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business models, strategies and technologies

Launderettes in car parks

Outdoor launderettes plonked in car parks bring a traditional type of business back from extinction – with the Revolution footfall generator

A drab supermarket car park in the United Kingdom is probably the last place you’d expect to see business innovation and disruptive entrepreneurship, or the death of the doughty launderette being disproved.

The launderette migrates outdoors

There’s a well-known cultural meme about launderettes, involving sitting dolefully in plastic tastelessness, mindlessly watching the drum of the washing machine rotate, passing the time until it’s finished.

Except in big cities, launderettes generally followed the path of the dodo as households became more affluent. Everyone wanted a washing machine (and most other white goods) of their own. Launderettes became almost a signpost of small rental spaces and relative poverty, an era gone the way of glass milk bottles, gas meters and communication by telegram. And extinct animals don’t spontaneously re-emerge very often …

Until a seemingly strangely named English setup named Photo-Me launched the equally strangely named Revolution – an outdoor launderette that does away with the all the familiar premises for the ageing washing emporium idea. Outdoors, grey and rugged, they’re plonked down in petrol station forecourts and car parks in the retail deserts outside convenience stores, shopping centres and hypermarkets, equipped with high-capacity washing machines that are ideal for washing  (and drying, which is probably important) large, heavy loads such as duvets, blankets and pillows. This size thing is important, because they’re not competing with the washing machine in your home. In fact, the launderette word the company uses is probably misleading in its connotations!The idea, of course, is to provide an innovative service that complements existing business and helps generate additional profits via more footfall in the shops where people go after parking their cars. It’s important to remember the British retail landscape here, with acres of soulless car parking around groups of supermarkets and shops on the low-cost edges of just about every town.

The Revolution Compact (the smaller of the two models available) takes up less than 5 m² floor space, corresponding to just two UK-sized parking spaces. So it only puts a very small dent in car parking income – but hopefully has a much bigger effect on retail spending. Photo-me reports 2,300 Revolution units already in use.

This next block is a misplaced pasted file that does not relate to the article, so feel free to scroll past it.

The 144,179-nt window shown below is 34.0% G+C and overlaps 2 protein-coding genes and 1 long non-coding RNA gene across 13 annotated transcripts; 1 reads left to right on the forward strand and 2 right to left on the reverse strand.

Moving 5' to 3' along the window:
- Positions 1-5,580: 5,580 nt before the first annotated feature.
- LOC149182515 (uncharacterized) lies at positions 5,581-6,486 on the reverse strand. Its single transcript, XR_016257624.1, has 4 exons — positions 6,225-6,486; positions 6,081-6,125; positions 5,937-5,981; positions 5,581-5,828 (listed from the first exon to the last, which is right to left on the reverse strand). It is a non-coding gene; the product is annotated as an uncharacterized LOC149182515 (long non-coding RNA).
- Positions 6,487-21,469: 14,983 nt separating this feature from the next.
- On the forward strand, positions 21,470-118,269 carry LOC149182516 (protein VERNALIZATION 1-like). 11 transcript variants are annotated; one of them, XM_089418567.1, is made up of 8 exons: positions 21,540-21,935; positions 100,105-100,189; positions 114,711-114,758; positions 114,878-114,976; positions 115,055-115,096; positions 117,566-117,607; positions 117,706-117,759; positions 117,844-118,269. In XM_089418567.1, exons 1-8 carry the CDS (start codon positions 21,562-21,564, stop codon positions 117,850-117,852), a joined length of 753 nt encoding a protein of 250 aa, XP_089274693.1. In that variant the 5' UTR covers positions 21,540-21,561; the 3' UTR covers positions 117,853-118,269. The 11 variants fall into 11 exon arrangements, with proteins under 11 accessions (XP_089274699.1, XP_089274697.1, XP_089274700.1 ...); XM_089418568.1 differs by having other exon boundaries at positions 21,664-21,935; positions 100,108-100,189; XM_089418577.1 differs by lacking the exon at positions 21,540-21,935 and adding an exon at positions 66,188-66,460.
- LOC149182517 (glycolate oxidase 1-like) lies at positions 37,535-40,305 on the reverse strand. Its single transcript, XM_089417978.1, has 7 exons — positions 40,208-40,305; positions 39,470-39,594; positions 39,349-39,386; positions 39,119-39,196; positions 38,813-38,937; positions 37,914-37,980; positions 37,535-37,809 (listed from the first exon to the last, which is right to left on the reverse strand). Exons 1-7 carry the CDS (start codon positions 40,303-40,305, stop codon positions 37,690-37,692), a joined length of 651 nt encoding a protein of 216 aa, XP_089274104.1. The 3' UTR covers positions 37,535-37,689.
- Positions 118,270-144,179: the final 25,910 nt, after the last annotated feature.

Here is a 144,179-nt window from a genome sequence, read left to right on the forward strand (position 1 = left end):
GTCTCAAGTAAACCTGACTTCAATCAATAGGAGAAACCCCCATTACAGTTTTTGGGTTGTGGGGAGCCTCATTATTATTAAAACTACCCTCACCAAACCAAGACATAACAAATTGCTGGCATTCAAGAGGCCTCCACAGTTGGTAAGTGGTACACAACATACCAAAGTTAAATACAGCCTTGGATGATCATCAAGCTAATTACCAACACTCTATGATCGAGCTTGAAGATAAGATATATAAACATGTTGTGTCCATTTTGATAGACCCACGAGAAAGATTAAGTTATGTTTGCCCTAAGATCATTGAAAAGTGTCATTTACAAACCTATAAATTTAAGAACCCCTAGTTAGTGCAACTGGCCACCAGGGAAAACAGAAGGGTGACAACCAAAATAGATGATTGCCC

Installation costs are low (it’s delivered fully assembled and cabled), has a very lower power consumption (energy-saving equipment and only 13kW supply needed). LED lighting and a built-in pump for allegedly eco-friendly washing liquid provides the ideal quantity for each washing cycle and reduces waste. There are two washing machines (8 and 18kg) and one dryer (18kg). Each washing cycle only takes 30 minutes, and there’s a free SMS service to alert the user 5 minutes before the end of the cycle – providing an ideal combination with a shopping visit. Contactless and credit card payment systems are available, and coins and notes can also be accepted to comply with UK usage patterns.

Rethinking time and target group

These outdoor setups are open 24/7, and save the user time by getting the difficult washing (the big, bulky stuff you can’t really do at home) done whilst doing the shopping – that other staple service for keeping households and parental sanity running. In a sense, this time-saver parallel processing element is exactly why the domestic washing machine won out over the launderette – whose UK numbers have shrunk to about 20%, comparing the 1980s with the present day – in the first place.

Because these setups ( I couldn’t really find a name for them – their own brochure simply calls them Revolution launderettes, and their websites and marketing material are very unclear about their profiling) feature large-capacity, multipurpose washers and dryers, they’re also shaking up the traditional industrial/domestic divide. They’re reportedly being used by small businesses that don’t have large enough loads to use industrial services.

Photo-Me delivers self-service vending setups (they call them automatic dispensing solutions) for a wide range of industries, and this context makes a lot of things about this idea clearer. It’s part of a wider trend in which people don’t necessarily feel they need to own everything they use, and where key “life support” functions are available as a service rather than as hardware.

Too mundane to be true?

  • This example of a radical rethink made possible by a mixture of technology and business realignment seems almost too gorgeously mundane – perhaps even accidental – to be taken seriously.
  • But Photo-Me apparently reported earnings of GBP 122.2 million in the six months to 31 October 2017, up 10.5% on the same period the previous year. The company posted profits of GBP 33 million, so they seem to be on to something. But I suspect a key vulnerability for this service will lie in reliability, cleanliness and service – it won’t take much to give people a poor impression that’ll take a lot of subsequent shifting.

  • But JCDecaux succeeded with a new business model for the essentially similar bus shelter, so why not?